GAA player hit with two-year ban for doping offence
Published 16/06/2015 | 17:12
The Monaghan player who was found to have committed an anti-doping violation has been banned for two years the GAA and Irish Sports Council has announced.
Thomas Connolly has been sanctioned by a period of ineligibility of two years commencing on the 18th March 2015 – the date on which he was provisionally suspended by the GAA, subject to rights of appeal within 21 days under the Irish Anti-Doping Rules.
Connolly could have been hit with the standard four-year ban but the GAA Anti-Doping Hearings Committee was of the view that the anti-doping rule violation was not intentional.
In an out of competition doping control test on the 13th February he provided a sample which tested positive for the presence of a prohibited substance, 3’-hydroxystanozolol glucuronide (Stanozolol).
The violation was first revealed by The Sunday Independent, with GAA president Aogán Ó Fearghail eager to stress at the time that he didn't believe doping was a widespread problem within the Association and stressed it was "unfair" to use the word "cheating" in the context of what has happened.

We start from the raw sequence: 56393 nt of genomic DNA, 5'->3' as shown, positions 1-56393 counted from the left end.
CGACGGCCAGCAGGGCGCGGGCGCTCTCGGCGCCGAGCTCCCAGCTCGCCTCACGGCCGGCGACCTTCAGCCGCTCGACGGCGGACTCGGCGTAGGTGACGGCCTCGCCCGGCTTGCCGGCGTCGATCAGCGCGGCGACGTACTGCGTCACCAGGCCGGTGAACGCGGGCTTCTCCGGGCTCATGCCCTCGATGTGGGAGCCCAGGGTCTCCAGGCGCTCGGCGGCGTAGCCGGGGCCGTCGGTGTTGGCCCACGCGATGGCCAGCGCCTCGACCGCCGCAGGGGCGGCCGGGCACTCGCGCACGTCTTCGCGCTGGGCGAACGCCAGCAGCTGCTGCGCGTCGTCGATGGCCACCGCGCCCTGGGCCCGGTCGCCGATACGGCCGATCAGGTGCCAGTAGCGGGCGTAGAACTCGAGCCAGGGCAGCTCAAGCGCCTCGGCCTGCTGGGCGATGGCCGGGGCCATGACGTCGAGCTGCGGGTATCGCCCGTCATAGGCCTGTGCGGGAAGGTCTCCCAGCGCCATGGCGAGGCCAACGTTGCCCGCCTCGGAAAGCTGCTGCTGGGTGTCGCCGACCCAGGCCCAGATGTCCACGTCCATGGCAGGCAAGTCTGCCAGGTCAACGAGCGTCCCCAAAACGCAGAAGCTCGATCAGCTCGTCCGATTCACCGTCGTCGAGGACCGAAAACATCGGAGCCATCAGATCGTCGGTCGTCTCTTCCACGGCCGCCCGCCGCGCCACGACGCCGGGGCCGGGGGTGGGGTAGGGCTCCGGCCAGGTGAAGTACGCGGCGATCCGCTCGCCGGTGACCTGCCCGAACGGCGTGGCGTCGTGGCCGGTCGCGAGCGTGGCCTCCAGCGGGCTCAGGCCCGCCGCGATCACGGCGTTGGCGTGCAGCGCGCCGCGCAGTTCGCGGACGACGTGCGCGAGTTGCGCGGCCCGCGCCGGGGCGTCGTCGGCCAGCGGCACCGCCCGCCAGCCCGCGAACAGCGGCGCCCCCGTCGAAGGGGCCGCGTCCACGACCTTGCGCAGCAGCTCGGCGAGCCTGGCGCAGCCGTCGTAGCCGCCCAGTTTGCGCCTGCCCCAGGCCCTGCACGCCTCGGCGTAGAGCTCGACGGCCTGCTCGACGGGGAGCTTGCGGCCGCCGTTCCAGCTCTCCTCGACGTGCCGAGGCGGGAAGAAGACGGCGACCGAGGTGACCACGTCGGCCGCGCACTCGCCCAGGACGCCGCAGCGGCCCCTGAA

"It would be very wrong of us to make a judgement," he insisted.
"There are many issues that can impact on why something like this happens in a medical situation for a young player. I would think it is unfair to discuss and use the word cheat in the same sentence as what's happening," he added.
"Players will do what they can to try and win but they will generally always do it within the rules of the game as best they can.
"Our players are volunteers, whether they play for their counties, whether they play for their clubs. There is no personal gain for a GAA player. "They do it because they love the place they're from, they do it for various reasons."
Double Paralympic gold medallist Mark Rohan claims the GAA is no different from professional sports when it comes to cheating and strongly believes there are dopers in the amateur organisation.
The 33-year-old, who has been based in the US since December, was not surprised to hear the recent revelations and it is something he has been expecting for quite some time.
"I strongly believe there are dopers in the GAA. Once you involve money in sport it f***s everything up. The GAA is no different to any professional sport and is not exempt from cheats," Rohan told Independent.ie.
"You see big companies investing in county sponsorship and that puts added pressure on players. It just takes one high-profile guy to get injured and say 'okay I need to get something back over the winter, I need to build up something here'.
"A lot of the top counties have access to absolutely everything and the best of facilities and personnel but sometimes sports science only goes so far and the temptation for further gains is there."